# Ab

9/ /16

A_bb

3/16

aaB_

3/16

aabb

%6

Because 9/16 of the progeny from the corn cross are purple, purple must be produced by genotypes A_B_; in other words, individual kernels that have at least one dominant allele at the first locus and at least one dominant allele at the second locus are purple. The proportions of all the other genotypes (A bb, aaB , and aabb) sum to 7/16, which is the proportion of the progeny in the corn cross that are yellow, so any individual kernel that does not have a dominant allele at both the first and the second locus is yellow.

(b) Kernel color is an example of duplicate recessive epistasis, where the presence of two recessive alleles at either the first locus or the second locus or both suppresses the production of purple pigment.

3. A geneticist crosses two yellow mice with straight hair and obtains the following progeny:

1/2 yellow, straight 1/6 yellow, fuzzy 1/4 gray, straight 1/12 gray, fuzzy

(a) Provide a genetic explanation for the results and assign genotypes to the parents and progeny of this cross.

(b) What additional crosses might be carried out to determine if your explanation is correct?

(a) This cross concerns two separate characteristics — color and type of hair; so we should begin by examining the results for each characteristic separately. First, let's look at the inheritance of color. Two yellow mice are crossed producing 1/2 + /6 = 3/6 + /6 = 4/6 = 2/3 yellow mice and V4 + = ^ + 1/12 = 4/12 = 1/3 gray mice. We learned in this chapter that a 2:1 ratio is often produced when a recessive lethal gene is present:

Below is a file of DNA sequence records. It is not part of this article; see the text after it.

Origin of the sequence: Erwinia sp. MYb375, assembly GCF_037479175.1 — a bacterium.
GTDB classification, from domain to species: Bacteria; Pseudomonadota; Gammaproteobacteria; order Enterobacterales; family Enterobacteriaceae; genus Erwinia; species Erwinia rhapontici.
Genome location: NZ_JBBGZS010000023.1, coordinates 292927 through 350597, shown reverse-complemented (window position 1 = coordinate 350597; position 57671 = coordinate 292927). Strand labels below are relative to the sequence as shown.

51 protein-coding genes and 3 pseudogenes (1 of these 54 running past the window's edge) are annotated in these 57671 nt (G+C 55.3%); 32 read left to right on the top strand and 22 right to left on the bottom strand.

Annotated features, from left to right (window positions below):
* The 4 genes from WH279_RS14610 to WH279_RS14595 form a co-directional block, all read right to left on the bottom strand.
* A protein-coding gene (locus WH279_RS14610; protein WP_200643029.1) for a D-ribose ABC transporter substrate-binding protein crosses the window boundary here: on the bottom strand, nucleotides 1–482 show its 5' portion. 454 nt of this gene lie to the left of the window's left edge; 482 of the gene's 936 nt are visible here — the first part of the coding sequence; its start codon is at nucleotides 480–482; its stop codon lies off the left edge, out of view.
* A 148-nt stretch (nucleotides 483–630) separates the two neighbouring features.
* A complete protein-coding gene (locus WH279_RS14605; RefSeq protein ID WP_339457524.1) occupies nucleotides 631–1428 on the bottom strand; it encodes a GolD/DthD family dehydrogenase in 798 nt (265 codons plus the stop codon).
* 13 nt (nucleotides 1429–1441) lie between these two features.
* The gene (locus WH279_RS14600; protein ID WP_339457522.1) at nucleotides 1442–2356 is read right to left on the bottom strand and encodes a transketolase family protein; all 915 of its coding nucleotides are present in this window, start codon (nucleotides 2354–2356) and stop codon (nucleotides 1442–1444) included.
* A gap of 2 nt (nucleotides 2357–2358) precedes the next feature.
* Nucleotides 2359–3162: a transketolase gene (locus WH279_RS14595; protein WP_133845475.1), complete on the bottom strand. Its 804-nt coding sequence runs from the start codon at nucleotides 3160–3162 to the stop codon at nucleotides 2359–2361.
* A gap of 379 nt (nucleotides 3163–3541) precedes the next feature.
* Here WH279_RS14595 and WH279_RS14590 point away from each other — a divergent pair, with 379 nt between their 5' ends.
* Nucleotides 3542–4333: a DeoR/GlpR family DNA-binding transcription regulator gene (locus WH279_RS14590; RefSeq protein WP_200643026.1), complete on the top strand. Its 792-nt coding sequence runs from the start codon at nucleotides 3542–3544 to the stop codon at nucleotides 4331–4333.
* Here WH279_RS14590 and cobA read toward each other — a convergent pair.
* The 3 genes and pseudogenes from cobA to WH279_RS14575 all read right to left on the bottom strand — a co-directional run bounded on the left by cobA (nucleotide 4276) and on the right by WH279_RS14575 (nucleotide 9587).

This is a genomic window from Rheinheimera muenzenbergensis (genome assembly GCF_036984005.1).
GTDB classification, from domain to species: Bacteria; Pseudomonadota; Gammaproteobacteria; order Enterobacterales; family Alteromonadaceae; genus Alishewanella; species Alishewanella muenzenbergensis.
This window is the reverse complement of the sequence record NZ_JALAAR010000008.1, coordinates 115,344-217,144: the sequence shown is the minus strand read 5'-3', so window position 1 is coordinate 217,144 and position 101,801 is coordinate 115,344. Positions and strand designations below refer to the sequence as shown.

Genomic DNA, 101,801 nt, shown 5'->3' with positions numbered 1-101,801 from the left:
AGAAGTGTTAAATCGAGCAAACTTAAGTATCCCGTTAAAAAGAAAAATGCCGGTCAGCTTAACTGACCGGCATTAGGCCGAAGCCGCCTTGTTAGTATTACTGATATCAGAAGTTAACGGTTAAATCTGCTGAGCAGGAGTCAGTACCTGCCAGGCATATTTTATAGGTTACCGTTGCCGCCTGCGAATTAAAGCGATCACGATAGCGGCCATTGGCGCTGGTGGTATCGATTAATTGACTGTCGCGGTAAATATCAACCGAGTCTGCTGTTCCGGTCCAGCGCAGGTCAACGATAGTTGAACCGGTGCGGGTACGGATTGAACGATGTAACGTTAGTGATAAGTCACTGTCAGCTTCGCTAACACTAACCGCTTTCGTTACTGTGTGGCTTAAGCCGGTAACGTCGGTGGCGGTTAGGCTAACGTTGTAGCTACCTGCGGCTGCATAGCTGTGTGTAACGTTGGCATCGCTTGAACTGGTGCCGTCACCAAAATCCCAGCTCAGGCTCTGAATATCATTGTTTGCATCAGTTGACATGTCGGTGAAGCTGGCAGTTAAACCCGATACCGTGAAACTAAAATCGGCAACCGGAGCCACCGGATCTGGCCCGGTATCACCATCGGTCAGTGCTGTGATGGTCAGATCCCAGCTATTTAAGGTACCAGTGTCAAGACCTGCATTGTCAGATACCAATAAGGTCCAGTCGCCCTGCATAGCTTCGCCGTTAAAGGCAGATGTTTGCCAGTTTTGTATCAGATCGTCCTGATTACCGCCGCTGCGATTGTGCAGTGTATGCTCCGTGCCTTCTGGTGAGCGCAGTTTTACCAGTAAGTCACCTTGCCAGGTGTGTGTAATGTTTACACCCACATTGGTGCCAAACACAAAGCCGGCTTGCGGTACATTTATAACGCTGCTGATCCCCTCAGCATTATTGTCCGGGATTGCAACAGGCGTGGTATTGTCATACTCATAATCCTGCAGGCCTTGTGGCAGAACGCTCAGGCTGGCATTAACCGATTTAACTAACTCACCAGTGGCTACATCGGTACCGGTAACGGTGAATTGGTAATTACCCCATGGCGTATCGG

### Yy X Yy

The probability associated with the chi-square value is greater than .05, indicating that there is a relatively good fit between the observed results and a 9:7 ratio.

We now need to determine how a dihybrid cross can produce a 9:7 ratio and what genotypes correspond to the two phenotypes. A dihybrid cross without epistasis produces a 9:3:3:1 ratio:

AaBb X AaBb

YY 1/4 die

Yy 1/2 yellow, becomes 2/3 yy 1/4 gray, becomes 1/3

Now, let's examine the inheritance of the hair type. Two mice with straight hair are crossed, producing 1/2 + 1/4 = 2/4 + 1/4 = 3/4 mice with straight hair and 1/6 + 1/12 = 2/12 + 1/12 = 3/12 = 1/4 mice with fuzzy hair. We learned in Chapter 3 that a

3:1 ratio is usually produced by a cross between two individuals heterozygous for a simple dominant allele:

Ss X Ss

SS Ss

1/4 straight 1/2 straight

3/4 straight ss 1/4 fuzzy

We can now combine both loci and assign genotypes to all the individuals in the cross:

P yellow, straight X yellow, straight YySs YySs

Phenotype yellow, straight yellow, fuzzy gray, straight gray, fuzzy

Genotype

YyS_ Yyss yyS_ yyss

Probability at each locus

Combined probability

let H represent the allele that codes for horns and H+ represent the allele for hornless. In males, the allele for horns is dominant over the allele for hornless, which means that males homozygous (HH) and heterozygous (H+H) for this gene are horned. Only males homozygous for the recessive hornless allele (H+H+) will be hornless. In females, the allele for horns is recessive, which means that only females homozygous for this allele (HH) will be horned; females heterozygous (H+H) and homozygous (H+H+) for the hornless allele will be hornless. The following table summarizes genotypes and associated phenotypes:

Genotype